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Bipartisan effort restricts access to ingredients to make methamphetamine

Washington, DC - Idaho Senator Mike Crapo is co-sponsoring a new bill closing an existing loophole in federal legislation that restricts access to drugs used in the manufacture of illegal methamphetamine. Crapo, who requested more federal help in the fight against meth last month on the Senate floor, says some retailers are avoiding compliance with federal laws that restrict the sale of the ingredients used to produce meth. He is co-sponsoring S. 2071, the Combat Methamphetamine Enhancement Act, introduced by Senators Dianne Feinstein (D-California) and Jon Kyl (R-Arizona).

"Awareness efforts like the Idaho Meth Project and law enforcement efforts by police and drug agents will surely fail unless we stop meth at the source," Crapo said. "While the vast majority of retailers are on board with efforts to restrict access to the ingredients of meth, not all are in compliance. This law addresses the compliance issue with those few retailers."

Crapo, as a member of the Senate Finance Committee, heard testimony from federal Drug Enforcement Administration (DEA) officials that some retailers are failing to comply with reporting standards concerning the sale of pseudoephedrine and ephedrine. The DEA has placed restrictions on the sale of the over-the-counter ingredients because they can be used to produce meth.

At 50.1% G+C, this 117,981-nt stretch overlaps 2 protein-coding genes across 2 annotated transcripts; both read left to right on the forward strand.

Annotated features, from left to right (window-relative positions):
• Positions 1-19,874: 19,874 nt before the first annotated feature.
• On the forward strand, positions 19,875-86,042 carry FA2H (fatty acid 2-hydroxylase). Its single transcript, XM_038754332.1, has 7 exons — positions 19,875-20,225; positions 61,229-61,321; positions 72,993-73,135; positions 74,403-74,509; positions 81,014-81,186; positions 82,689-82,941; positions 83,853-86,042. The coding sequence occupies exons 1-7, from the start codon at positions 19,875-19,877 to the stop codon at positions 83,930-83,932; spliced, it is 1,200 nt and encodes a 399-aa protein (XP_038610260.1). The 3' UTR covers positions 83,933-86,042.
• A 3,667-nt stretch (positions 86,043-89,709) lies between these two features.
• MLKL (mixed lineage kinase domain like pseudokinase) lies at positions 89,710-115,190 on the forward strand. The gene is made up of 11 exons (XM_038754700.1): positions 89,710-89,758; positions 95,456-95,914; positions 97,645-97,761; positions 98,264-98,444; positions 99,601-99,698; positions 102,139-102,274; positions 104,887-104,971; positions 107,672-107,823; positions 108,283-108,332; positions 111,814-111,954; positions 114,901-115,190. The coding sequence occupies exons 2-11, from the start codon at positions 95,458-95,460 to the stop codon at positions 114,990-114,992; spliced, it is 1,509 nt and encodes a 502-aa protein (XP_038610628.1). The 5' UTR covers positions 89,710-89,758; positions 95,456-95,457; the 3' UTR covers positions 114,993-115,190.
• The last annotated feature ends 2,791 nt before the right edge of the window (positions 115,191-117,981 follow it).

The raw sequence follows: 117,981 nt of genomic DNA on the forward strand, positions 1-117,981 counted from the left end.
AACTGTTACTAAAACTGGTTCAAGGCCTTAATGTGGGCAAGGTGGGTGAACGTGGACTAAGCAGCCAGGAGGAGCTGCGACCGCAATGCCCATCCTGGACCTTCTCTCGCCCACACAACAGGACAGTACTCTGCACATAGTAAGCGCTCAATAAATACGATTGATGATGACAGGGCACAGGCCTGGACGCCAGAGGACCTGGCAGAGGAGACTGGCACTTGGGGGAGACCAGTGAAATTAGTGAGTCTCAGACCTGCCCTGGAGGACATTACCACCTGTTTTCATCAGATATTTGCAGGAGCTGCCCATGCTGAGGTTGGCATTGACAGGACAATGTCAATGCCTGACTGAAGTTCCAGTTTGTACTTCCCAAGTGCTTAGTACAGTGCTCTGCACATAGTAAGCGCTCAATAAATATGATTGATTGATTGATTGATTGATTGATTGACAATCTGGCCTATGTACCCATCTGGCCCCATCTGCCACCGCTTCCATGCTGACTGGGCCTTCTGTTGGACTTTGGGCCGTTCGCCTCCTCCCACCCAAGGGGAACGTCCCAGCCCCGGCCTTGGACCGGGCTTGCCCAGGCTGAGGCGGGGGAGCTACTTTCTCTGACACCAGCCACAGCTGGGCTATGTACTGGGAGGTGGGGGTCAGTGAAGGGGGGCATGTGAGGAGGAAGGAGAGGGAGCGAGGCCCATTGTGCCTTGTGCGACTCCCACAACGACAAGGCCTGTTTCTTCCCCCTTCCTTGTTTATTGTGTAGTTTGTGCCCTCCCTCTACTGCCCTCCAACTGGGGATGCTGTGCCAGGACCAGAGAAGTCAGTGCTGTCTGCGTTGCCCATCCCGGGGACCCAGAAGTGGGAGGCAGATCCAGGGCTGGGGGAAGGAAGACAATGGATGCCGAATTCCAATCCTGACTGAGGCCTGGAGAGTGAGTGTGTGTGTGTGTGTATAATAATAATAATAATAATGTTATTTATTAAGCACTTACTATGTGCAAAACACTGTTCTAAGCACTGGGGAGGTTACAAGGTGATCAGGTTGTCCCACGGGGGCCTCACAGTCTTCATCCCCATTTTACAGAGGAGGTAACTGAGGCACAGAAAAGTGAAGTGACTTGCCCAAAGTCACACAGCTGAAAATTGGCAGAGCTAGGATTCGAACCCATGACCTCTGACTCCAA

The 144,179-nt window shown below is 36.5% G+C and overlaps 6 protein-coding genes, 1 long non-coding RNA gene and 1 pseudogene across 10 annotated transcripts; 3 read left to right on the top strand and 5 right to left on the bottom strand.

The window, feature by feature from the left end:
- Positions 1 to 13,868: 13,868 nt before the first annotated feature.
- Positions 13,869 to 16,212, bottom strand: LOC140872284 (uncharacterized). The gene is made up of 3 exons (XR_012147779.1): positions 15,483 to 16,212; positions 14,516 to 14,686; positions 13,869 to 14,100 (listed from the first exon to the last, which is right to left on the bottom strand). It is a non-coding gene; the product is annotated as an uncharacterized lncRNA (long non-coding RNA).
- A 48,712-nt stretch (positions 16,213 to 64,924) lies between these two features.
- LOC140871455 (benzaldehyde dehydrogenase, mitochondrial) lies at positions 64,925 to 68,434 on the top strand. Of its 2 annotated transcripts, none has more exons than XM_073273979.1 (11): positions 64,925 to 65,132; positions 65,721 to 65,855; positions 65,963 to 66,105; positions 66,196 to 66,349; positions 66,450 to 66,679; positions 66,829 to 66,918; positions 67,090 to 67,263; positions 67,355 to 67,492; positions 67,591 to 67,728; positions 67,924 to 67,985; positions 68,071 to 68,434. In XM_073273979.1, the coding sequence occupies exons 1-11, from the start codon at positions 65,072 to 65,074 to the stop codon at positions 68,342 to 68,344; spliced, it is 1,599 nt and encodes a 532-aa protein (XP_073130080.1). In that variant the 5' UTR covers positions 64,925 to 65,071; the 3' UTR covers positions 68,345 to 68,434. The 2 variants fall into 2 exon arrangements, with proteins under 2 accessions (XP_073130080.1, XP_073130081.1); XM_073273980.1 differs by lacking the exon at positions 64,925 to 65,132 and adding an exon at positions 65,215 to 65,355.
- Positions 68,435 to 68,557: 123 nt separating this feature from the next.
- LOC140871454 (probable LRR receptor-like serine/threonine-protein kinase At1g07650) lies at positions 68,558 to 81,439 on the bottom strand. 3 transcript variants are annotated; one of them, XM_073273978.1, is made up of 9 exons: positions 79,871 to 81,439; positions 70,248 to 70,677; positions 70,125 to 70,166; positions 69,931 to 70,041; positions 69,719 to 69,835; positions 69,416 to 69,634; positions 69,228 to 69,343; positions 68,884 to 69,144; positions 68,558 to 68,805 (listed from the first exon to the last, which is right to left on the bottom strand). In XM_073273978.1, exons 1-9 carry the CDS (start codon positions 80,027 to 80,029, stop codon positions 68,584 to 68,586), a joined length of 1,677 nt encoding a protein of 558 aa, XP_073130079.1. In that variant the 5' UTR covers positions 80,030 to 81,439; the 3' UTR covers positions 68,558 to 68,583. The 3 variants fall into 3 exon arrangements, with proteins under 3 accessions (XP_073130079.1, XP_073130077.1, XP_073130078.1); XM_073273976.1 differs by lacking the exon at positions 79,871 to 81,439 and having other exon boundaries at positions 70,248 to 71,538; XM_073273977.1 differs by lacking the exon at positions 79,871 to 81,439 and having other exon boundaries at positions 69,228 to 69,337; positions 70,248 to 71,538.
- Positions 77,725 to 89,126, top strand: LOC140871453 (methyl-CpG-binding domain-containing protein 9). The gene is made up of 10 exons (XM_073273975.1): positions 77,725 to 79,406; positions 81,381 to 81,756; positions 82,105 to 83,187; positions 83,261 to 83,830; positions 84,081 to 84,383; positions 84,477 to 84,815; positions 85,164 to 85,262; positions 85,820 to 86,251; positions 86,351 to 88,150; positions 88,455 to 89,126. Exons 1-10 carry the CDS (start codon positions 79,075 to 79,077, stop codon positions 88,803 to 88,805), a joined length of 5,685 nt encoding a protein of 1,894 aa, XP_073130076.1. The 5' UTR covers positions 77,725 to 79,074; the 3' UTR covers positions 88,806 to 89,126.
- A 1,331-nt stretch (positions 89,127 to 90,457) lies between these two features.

The new legislation tightens reporting standards by requiring that distributors of these products sell only to retailers who comply with those standards. It also requires retailers to restrict mail-orders of the drugs and certify that their employees are aware of and comply with the federal laws governing such sales.

"We must be aggressive at the source of meth, whether it is coming across the border or being manufactured in a neighborhood meth lab," Crapo added. "Keeping it off the streets and away from Americans is an essential ingredient in the war against meth abuse."